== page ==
My theory is they had to rate that many movies to get the stupid Netflix rating system to make suggestions for them. I was well into 1000+ ratings before it'd even occasionally try. Horrible system.

  • 50,000 or 5,000? (Score:5, Informative)

    by fiannaFailMan (702447) on Thursday September 16, 2010 @05:08PM (#33605114) Journal

    To end the confusion, here's what TFAhas to say about it:

    Several hundred Netflix members have rated more than 50,000 filmed entertainment programs. 50,000! To watch all those at a pace of one movie or TV show per day, it would take 136 years.

    But those users are just the extreme end of a broader behavioral pattern. About a tenth of one percent (0.07%) of Netflix users -- more than 10,000 people -- have rated more than 20,000 items. And a full one percent, or nearly 150,000 Netflixers, have rated more than 5,000 movies. By contrast, only 60 percent of Netflix users rate any movies at all, and the typical person only gives out 200 starred grades.

  • Please note that... (Score:2, Informative)

    by Dalzhim (1588707)

    The "more than one percent of its customer base" has rated 5000 shows and not 50 000. In TFA, 50 000 is only displayed for an "elite rater".

    • by tehcyder (746570)

      In TFA, 50 000 is only displayed for an "elite rater".

      Where "elite" means "insane" or possibly "lying".

  • by ZDRuX (1010435) on Thursday September 16, 2010 @05:12PM (#33605152)
    This is typical where you give people the choice of rating something. Same goes for music. People on a music torrent tracker rate every single torrent uploaded, even without ever downloading it - just because they don't like the artist,. and make sure nobody else does either.

    Or they do the opposite and rate every single song by his "best" artist a 5/5, even if the song is total shite.

    This is more of an internal social conflict rather than some mathematical dillema, it's just people being people (and by people, I mean dicks).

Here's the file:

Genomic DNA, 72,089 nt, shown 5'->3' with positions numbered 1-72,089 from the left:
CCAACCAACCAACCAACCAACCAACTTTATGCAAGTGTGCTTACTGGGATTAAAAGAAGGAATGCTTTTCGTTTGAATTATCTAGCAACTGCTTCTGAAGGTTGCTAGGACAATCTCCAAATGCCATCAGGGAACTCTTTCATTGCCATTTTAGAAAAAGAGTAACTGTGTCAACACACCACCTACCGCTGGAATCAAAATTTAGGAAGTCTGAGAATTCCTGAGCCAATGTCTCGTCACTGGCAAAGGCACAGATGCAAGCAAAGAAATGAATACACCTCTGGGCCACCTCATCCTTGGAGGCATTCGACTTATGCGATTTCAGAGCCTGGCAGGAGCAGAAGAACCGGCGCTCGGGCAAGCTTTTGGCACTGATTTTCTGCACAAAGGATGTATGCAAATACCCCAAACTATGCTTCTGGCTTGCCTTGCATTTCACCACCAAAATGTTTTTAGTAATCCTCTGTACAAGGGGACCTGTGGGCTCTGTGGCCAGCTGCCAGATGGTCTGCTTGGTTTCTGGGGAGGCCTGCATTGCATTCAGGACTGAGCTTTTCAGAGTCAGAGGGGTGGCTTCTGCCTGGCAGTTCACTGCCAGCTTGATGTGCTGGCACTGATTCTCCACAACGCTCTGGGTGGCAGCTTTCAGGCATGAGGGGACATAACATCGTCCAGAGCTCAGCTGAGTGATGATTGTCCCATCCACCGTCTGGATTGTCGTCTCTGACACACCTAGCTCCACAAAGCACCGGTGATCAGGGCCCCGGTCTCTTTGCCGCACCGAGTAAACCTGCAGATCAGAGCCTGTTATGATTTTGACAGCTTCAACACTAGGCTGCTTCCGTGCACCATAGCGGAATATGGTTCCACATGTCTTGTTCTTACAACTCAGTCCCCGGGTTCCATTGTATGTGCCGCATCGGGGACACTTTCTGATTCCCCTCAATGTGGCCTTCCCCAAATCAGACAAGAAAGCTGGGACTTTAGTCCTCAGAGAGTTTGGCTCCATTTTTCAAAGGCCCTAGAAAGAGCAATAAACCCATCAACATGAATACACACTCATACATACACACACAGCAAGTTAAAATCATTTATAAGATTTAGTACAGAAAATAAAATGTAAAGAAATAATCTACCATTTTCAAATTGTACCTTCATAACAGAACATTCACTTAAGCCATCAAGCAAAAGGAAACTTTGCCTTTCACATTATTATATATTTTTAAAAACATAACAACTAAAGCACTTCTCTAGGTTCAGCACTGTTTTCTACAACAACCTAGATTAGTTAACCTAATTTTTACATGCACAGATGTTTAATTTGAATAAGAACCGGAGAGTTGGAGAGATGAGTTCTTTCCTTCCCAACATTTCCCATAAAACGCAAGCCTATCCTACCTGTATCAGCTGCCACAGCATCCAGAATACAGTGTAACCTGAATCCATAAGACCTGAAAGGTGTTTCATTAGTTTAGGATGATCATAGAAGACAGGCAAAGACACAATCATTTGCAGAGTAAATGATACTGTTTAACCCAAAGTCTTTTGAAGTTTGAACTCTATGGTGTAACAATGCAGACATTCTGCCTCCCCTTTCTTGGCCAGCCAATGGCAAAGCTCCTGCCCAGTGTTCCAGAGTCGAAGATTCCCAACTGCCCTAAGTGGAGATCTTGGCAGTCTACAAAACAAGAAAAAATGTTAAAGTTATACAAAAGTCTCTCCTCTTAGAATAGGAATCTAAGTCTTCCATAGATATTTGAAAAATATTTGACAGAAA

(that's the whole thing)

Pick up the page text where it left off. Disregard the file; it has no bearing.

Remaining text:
• Of course, that's standard anywhere the internet allows you to leave comments on anything. People will post to things they know nothing about just for the sake of seeing their own post counts go up or for the small fame of seeing their screennames out there somewhere, or they'll post on something that even slightly leans to their biases in an attempt to just increase the population of their side represented in the posts underneath.

      Incidentally, mod me up. :V
    • by houghi (78078)

      For exactly that same reason I rated you 'Interesting'. Just thought to let you know that was me.

    • With torrent ratings, there may also be some confusion as to whether you're supposed to rate the artistic quality of the content or the technical quality of the torrent.

    • So some small proportion of people have 50,000 favourite and/or hated films or shows?

    • it's just people being people (and by people, I mean dicks)

      Dicks being people? WTF does that mean?

      • by Terrasque (796014)

        You started your life being shot out of a dick, after all. Some people just never got any further.

  • by Dthief (1700318) on Thursday September 16, 2010 @05:20PM (#33605208)
    because I liked it
  • by falken0905 (624713) on Thursday September 16, 2010 @05:38PM (#33605344)
    I have rated 2223 items at Netflix, 99% feature length movies. Since becoming a member I have received and watched 1034 movies. I own a little over 2000 dvds and Blu-Rays. Yes, I watch a lot of movies (and obviously have no life). But, that is my main entertainment; I do not subscribe to cable or satellite tv, I am over 60 years old, and have seen a -lot- of film over the years. And no, I won't tell you where I live or how the alarm system works. So yeah, I suppose I can see how someone could have rated -maybe- 5000 movies/shows. But, 50,000? I can not quite fathom that. Perhaps someone with even less of a life than mine spends all day compulsively rating movies based entirely on their descriptions and cast lists? Robots? The studios and/or MPAA? As a side note, Netflix recommendation engine seems to have no clue whatsoever what I am likely to enjoy, probably due to my wide range of preferences. I am constantly amused at some of the stuff they suggest and have noticed that the old pre-contest engine, for my tastes, was much more likely find stuff I like and potentially rent.
    • I believe my rate count the last time I checked was around 1800, so I can identify with you. I've had a couple long nights where I'd just rate movies for the fun of it. My queue got quite a bit longer during that process, as I came across movies I'd meant to see but never did, etc.

      One thing that caught my attention in the summary and the title was the use of the word "show." If we're including tv shows, and we're including ratings of "not interested", then how much larger does my rate count get if i deci